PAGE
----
If you're going to be in or around London on May 21st, please do check out "A Centenary Celebration of the First Female Fellows of the Geological Society of London." £45 will provide you admission, coffee, tea, lunch, and a book of abstracts - a bargain! Especially for a conference that includes "a feminists' guide to dinosaurs." If you go, please take detailed notes and report back!

Women have been doing geology for at least as long as geology has been a science, but getting recognition for their work in a male-dominated world was hard. The GSL was founded in 1807, but women who made important contributions to the geosciences weren't even allowed to set foot inside meetings, even if they were receiving awards or having their papers read. It was nearly a hundred years after its founding before women could even be present to hear their own papers read, and not until 1919 that women could be elected as Fellows. And the GSL wasn't unique.

Science is still overwhelmingly seen as a male endeavor. A 2014 survey found that a quarter of people couldn't think of the name of a single woman out of all the famous scientists they could think of. Most of the ones who could dredge up a name stopped at Marie Curie – they didn't know anyone else. And lest you think this is just a layperson problem, even scientists had trouble recalling the countless women who have contributed to STEM over the centuries:

Professor [Cynthia] Burek told The Independent on Sunday that some scientists who had been questioned during the survey had resorted to naming their university colleagues, as they were unable to think of enough famous names. Without efforts to promote them, female scientists would sink into obscurity, she added.

"They're not part and parcel of the education system. We're not giving youngsters role models. Some of these women have had fantastic lives – why does nobody know about them?"

"We're hoping this might encourage people to look at these lives – at women who have been killed while doing research, who have had their research stolen, who have so fundamentally changed our ideas."

Conferences like this are essential for ensuring that women's contributions to the foundations of science won't continue to be overlooked. We need to do a much better job of recognizing the women who, often at a disadvantage and in the face of discrimination and discouragement, rolled up their sleeves and got to work. Women were always there, in the labs, in the field, writing books, collaborating with men or working alone, advancing science one discovery at a time. They deserve to be remembered. And girls today deserve role models as they grow up to join the next generation of scientists.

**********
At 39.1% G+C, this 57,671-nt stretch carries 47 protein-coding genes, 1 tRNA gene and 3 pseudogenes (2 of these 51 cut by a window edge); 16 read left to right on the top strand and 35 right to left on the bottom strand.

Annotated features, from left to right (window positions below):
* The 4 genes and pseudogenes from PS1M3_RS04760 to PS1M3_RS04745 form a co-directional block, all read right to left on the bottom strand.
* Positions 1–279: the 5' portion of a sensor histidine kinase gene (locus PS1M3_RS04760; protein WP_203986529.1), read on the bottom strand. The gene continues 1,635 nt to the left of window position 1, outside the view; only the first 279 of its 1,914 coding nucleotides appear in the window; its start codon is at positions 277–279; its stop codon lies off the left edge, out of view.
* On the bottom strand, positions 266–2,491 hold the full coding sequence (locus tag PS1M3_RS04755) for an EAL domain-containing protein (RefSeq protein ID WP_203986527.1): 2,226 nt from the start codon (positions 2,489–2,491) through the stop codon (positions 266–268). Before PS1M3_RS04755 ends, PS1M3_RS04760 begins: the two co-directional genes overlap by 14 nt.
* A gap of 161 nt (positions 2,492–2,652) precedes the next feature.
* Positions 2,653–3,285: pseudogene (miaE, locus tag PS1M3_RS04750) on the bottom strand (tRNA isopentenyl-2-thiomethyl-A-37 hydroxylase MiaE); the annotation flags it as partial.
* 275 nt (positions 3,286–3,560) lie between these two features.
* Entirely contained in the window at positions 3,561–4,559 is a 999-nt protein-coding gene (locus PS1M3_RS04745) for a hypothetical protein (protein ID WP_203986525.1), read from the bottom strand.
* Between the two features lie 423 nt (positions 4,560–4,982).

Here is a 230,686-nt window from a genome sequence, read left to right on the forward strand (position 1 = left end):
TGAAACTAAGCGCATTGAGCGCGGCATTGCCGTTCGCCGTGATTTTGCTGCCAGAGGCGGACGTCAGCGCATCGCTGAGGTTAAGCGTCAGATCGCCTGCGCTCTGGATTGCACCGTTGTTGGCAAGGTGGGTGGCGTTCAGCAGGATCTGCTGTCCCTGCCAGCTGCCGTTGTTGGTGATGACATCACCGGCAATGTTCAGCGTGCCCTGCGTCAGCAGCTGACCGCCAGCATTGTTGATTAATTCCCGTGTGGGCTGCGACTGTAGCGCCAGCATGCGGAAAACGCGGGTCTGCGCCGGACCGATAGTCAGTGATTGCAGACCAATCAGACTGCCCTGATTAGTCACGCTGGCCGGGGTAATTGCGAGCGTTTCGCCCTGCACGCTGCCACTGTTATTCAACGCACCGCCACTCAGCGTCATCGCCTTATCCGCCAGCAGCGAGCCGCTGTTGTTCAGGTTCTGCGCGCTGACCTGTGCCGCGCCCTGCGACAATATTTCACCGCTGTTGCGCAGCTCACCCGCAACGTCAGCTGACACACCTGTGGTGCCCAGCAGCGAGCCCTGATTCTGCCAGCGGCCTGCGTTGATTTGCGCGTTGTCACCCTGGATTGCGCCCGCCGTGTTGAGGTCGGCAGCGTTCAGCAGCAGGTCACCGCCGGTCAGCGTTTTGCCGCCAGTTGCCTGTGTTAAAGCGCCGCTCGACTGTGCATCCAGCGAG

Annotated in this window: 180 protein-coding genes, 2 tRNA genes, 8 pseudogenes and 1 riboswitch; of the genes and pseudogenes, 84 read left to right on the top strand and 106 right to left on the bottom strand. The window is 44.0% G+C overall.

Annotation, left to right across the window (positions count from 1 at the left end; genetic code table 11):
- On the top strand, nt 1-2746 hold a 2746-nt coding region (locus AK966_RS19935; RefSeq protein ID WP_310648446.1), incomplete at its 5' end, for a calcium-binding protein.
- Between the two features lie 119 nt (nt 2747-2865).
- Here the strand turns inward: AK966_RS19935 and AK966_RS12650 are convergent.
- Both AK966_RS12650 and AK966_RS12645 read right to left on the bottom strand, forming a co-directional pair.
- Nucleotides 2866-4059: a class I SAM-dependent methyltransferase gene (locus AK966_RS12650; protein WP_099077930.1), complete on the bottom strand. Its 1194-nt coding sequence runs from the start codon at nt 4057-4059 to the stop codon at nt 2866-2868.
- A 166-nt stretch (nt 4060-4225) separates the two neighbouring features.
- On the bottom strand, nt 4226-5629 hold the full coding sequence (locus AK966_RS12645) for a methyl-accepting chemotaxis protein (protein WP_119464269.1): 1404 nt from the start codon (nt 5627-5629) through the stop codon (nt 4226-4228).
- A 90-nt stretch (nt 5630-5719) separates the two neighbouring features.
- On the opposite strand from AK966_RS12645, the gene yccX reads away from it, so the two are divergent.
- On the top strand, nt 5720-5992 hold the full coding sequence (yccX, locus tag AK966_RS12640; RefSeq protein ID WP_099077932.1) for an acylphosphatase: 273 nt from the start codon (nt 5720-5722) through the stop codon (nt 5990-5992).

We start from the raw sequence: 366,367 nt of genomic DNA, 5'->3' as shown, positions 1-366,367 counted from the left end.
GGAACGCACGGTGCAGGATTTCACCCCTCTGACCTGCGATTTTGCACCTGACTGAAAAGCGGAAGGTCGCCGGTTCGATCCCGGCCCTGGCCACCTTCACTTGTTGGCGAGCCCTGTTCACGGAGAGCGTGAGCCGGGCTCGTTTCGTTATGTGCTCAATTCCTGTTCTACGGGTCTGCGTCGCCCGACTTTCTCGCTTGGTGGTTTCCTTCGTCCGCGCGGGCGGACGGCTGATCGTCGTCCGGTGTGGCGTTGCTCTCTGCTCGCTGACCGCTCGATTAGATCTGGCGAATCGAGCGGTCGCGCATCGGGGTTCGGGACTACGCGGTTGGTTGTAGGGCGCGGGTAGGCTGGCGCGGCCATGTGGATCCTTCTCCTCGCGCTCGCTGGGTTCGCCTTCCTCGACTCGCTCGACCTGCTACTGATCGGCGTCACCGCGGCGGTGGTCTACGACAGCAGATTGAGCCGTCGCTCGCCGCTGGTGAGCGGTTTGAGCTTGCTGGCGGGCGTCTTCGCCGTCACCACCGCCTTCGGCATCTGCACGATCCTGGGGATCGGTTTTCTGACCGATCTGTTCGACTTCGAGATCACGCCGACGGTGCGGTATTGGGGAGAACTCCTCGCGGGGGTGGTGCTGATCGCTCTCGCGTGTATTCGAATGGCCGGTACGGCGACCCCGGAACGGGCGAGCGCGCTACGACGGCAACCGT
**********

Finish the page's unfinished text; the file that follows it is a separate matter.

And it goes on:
Science isn't limited to one gender. Discovery doesn't depend on the sex you were assigned at birth. And history is full of women who were told they couldn't or shouldn't participate, but did science anyway. Many of their textbooks, treatises, papers, and memoirs are now available for free on Amazon Kindle and Project Gutenberg, among other places. The internet is full of listicles naming women who did important work in every branch of science. Even if you can't make it to this conference, you can still start filling the gaps our educational system has left.

For a small sampling of Pioneering Women in the Geosciences, in fact, you can begin right here:

Pioneering Women in the Geosciences: Introduction

Zonia Baber: “The Public May Be Brought to Understand the Importance of Geography”

Mary Horner Lyell: “A Monument of Patience”

Marjorie Sweeting: “The Basis for a World Model of Karst”

Janet Vida Watson: "A Scientist Who Communicated with the Earth"

Special thanks to Professor Cynthia Burek, who kindly invited me to this conference. Much of her work on women in the geosciences is available at Academia.edu. Check it out, and send her your thanks.